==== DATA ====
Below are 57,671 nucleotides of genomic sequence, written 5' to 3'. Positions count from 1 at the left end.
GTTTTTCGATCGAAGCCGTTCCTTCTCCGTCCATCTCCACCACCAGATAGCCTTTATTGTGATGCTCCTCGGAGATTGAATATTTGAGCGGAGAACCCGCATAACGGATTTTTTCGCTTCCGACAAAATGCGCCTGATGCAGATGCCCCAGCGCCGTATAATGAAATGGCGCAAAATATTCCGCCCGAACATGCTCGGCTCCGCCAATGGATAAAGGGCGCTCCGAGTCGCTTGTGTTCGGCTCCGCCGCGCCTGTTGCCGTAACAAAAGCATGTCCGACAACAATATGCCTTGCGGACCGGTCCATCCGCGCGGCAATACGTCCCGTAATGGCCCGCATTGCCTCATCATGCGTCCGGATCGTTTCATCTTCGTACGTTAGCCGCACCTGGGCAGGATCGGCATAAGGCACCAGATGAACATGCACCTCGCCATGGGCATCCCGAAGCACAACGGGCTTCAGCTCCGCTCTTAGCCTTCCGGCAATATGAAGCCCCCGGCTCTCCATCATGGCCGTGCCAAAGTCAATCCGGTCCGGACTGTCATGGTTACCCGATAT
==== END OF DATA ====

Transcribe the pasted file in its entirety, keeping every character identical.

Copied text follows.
Below are 57,671 nucleotides of genomic sequence, written 5' to 3'. Positions count from 1 at the left end.
GTTTTTCGATCGAAGCCGTTCCTTCTCCGTCCATCTCCACCACCAGATAGCCTTTATTGTGATGCTCCTCGGAGATTGAATATTTGAGCGGAGAACCCGCATAACGGATTTTTTCGCTTCCGACAAAATGCGCCTGATGCAGATGCCCCAGCGCCGTATAATGAAATGGCGCAAAATATTCCGCCCGAACATGCTCGGCTCCGCCAATGGATAAAGGGCGCTCCGAGTCGCTTGTGTTCGGCTCCGCCGCGCCTGTTGCCGTAACAAAAGCATGTCCGACAACAATATGCCTTGCGGACCGGTCCATCCGCGCGGCAATACGTCCCGTAATGGCCCGCATTGCCTCATCATGCGTCCGGATCGTTTCATCTTCGTACGTTAGCCGCACCTGGGCAGGATCGGCATAAGGCACCAGATGAACATGCACCTCGCCATGGGCATCCCGAAGCACAACGGGCTTCAGCTCCGCTCTTAGCCTTCCGGCAATATGAAGCCCCCGGCTCTCCATCATGGCCGTGCCAAAGTCAATCCGGTCCGGACTGTCATGGTTACCCGATAT